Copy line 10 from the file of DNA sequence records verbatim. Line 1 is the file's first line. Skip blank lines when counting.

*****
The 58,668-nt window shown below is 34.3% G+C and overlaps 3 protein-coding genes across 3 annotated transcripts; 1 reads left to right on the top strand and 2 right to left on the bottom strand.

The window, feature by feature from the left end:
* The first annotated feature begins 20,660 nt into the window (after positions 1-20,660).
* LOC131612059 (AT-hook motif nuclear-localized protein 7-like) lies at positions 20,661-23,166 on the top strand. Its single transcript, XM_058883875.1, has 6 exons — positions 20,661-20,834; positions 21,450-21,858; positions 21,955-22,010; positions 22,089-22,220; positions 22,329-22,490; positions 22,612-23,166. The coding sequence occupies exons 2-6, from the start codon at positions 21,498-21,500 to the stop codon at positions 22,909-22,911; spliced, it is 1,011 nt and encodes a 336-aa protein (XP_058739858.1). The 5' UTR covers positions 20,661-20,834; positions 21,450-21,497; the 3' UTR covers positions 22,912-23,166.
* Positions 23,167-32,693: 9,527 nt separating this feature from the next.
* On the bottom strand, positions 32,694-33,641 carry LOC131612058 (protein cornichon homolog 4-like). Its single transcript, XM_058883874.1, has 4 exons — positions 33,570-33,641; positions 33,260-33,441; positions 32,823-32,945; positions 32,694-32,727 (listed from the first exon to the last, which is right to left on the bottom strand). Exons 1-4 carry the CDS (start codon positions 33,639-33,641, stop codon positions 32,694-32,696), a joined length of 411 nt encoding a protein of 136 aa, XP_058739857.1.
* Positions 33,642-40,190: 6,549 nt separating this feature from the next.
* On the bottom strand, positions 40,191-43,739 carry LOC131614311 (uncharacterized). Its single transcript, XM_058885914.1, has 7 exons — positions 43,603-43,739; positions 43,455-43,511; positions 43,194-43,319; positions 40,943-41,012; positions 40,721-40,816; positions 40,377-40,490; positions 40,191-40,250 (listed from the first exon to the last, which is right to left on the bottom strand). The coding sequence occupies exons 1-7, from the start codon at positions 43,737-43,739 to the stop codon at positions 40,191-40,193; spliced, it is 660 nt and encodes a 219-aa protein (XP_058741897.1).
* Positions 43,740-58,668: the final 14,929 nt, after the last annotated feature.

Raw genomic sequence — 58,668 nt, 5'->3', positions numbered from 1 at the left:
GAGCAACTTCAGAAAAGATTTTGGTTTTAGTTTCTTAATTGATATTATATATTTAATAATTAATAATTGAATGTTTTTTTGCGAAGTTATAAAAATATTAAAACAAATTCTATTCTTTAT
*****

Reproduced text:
Raw genomic sequence — 58,668 nt, 5'->3', positions numbered from 1 at the left: